This follows a thread at Jonathan Chevreau’s Findependence Daysite.
Yes I am highly liquid at the moment.
Market valuations in many markets are not expensive by historical benchmarks, but are not cheap in the context of the present environment.
With regards to valuations, I just do not think that a trailing P/E ratio of, for example, below 10 today is the same as a P/E ratio of below 10 in the early 1980s, or the early to late 1990s. That does not mean that a P/E of less than 10 cannot provide a competitive return relative to bonds, just that it will not provide the type of return you would normally associate with a P/E of 10.
Likewise just because equities yield much more than bonds does not imply that equities are a raging buy: low bond yields at the moment imply tremendous risk and uncertainty over future equity returns.
There is actually a lot of liquidity in the market place, but there is also far too much credit/debt, which if we see defaults, will significantly reduce liquidity and force a further focus on “safe havens”.
The relationship between the demand for and supply of assets is in my opinion, out of balance with the amount of demand the world economy is capable of generating going forward.
The build-up of government debt over the last few years represents to a large extent an artificial support of final demand, just as much as the expansion of private debt leading up to 2007 was likewise unsupportable.
There is therefore the potential for a shock to the system that will lead to a short and sharp decline in final demand and, via debt defaults (amongst other factors), a reduction of the supply and demand for assets, and a subsequent adjustment in the real economy of corporate profits and cash flow.
The existence and size of this imbalance and the catalyst for its resolutions should be the key difference between genuine bulls and bears – that is, if you believe that we have an overhang of excess that is due to be corrected, then you need defensive positions in asset classes that will be impacted by this.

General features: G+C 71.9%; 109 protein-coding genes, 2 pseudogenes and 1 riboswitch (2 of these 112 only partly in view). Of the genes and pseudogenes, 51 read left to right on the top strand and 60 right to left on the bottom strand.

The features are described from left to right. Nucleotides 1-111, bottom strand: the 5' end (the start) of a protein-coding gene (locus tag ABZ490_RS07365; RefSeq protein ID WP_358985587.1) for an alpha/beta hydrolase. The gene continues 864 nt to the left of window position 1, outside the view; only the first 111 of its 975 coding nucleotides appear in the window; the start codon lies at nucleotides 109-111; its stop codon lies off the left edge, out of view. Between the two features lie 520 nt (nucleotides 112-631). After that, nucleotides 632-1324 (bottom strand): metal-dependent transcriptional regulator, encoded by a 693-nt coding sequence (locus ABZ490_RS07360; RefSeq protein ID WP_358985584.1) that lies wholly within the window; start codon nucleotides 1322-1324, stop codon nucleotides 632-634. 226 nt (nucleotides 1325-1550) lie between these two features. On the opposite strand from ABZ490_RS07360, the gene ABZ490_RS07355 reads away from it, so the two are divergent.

If you believe that there is no excess, then you would overweight equities and perhaps even short bonds.
If you believed that the excess exists but it is not going to fall through the system, and that it can be worked out slowly over time, then you would feel comfortable holding your typical strategic allocation to equities given the valuation differential between equities and bonds.
But with regard to equity valuations, you need to adjust for the fact that after tax profits as a % of GDP are at historical highs: you could knock 20% to 30% off profits just to account for this fact alone. In the US, after tax corporate profits as a % of national income, as of Q2 2011, were some 11%. During previous recessions, profits have fallen to as low as 3.5% (mid 80s), 5.1% in the early 2000s and 4.7% in the early 1970s. So a recession could take corporate profits much lower than current levels and still be reasonable in terms of historical outcomes.
Also, when looking at historical valuations and P/E ratios we need acknowledge that financials which had assumed a large place in the indices prior to 2007 (and still do, especially in places like Canada) are not going to be driving markets or profits forward. The following chart shows US financial sector profits before tax as a % of national income which suggests that much of the decline in profits and capital employed could well come from the financial services sector – given that financial sector leverage has been key to driving debt fuelled growth, it is unlikely that decline in financial sector profits will not have secondary impacts on other sectors.
Additionally, the sector balance of many indices has changed dramatically over the last few years which means that you could argue for a lower historic P/E ratio against which to benchmark current valuations (note the large increase in commodity and basic industry weightings, which one could argue are at the peak of their earnings’ cycles).
The following chart shows real profit growth on US stocks from 1919 to 1929 (Dec to Dec) versus 1996 to 2006 and real profits growth post December 1929 to December 1939.
But what of dividend growth? The graph below shows that dividend growth post 1929 was negative for long periods of time and even during the 1996 to 2006 period, dividend growth was next to non-existent until 2002, the start of the low interest rate, low inflation years.
But let is look at an era much close to home: from 1966 (the peak of the 1960s bull market) to the end of 2006: we can see that real dividends and real profits growth were negative from a fairly substantial period of time post 1966 relative to real dividend and real profit starting points. So let us not kid ourselves that long periods of dividend and earnings stress only occurred post 1929 and that anyone investing post 2006 can expect healthy dividend and profit growth. After all, the mid 1960s were not characterized by the excesses that currently inhabit our system.